Renault F1 boss Cyril Abiteboul wants Formula 1 to bring down the weight of its cars, insisting the reduction will impact the show on the track.
While lap times have dropped in the past few seasons as a result of the introduction of rules allowing for more downforce, the weight of F1 cars has followed the opposite trend.
This year, the minimum weight of a car - without fuel but with its driver onboard - went up slightly from 733kg to 740kg.
But over a decade ago, when cars were powered by F1's 2.4 litres V8 atmospheric engine, the minimum weight threshold was set at 605kg.
"I'm sensitive to anything involving weight," said Abiteboul, speaking to France's Auto-Hebdo.
"Increasing weight and mass is wrong, and that goes for Formula 1 as well.
"This is something I regularly fight for: the reduction of weight, for a better driving experience but also for the show.
"Today's cars aren't spectacular enough because they're too heavy. But we don't all agree on this. Toto [Wolff] typically has a different opinion.
"Personally, I think the cars should be more powerful and lighter."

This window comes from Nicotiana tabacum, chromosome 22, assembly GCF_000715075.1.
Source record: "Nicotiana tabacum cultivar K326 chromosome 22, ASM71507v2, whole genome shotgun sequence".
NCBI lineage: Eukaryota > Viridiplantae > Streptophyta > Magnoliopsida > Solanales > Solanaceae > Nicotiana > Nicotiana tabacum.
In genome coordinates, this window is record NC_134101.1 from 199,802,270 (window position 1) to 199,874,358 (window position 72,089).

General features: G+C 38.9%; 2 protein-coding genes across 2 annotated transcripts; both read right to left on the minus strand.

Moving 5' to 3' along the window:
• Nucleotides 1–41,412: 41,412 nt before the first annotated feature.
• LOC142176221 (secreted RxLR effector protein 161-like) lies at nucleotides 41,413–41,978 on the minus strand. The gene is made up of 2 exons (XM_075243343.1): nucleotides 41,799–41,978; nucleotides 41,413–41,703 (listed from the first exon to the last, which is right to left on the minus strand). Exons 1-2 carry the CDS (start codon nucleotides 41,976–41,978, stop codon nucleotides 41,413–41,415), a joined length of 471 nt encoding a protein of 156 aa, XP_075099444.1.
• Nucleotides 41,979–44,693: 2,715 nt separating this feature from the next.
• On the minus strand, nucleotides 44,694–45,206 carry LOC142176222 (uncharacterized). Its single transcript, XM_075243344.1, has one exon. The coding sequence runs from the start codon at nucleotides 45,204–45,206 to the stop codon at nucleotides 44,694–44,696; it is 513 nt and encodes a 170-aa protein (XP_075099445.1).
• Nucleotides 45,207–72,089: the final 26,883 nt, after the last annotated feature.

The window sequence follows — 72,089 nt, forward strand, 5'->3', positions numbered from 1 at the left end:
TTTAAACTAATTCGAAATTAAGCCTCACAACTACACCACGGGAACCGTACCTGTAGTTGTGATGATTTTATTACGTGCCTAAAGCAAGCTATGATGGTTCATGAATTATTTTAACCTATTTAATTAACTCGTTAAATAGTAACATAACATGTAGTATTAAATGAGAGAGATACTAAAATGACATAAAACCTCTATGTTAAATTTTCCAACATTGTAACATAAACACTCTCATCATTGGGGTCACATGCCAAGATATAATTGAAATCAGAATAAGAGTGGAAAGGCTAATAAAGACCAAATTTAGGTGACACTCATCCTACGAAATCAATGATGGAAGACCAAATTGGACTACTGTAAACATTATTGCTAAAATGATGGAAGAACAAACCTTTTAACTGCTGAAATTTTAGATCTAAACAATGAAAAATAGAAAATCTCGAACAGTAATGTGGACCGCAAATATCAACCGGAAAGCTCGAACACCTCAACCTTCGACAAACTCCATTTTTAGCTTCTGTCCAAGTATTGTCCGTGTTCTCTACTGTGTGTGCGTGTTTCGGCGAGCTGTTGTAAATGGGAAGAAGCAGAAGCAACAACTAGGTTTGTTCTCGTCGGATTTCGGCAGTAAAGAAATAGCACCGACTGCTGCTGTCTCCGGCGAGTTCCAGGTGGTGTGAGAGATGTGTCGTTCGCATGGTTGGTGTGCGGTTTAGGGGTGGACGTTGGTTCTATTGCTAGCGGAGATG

Abiteboul contends that from the outside a current F1 car looks cumbersome and heavy. And at speed, because of that perception, the average spectator is left with the wrong impression.
"In the third sector in Barcelona, at the chicane, you can see that the modern F1 car is just sitting there, looking bulky.
"In that sector, the driver isn't struggling and that's a problem because it gives the impression that anybody could do it. And that isn't true.
"F1 should restore that feeling [of difficulty], even visually, for the spectators and the TV viewers.
"People should feel that it's something exceptional that few could achieve."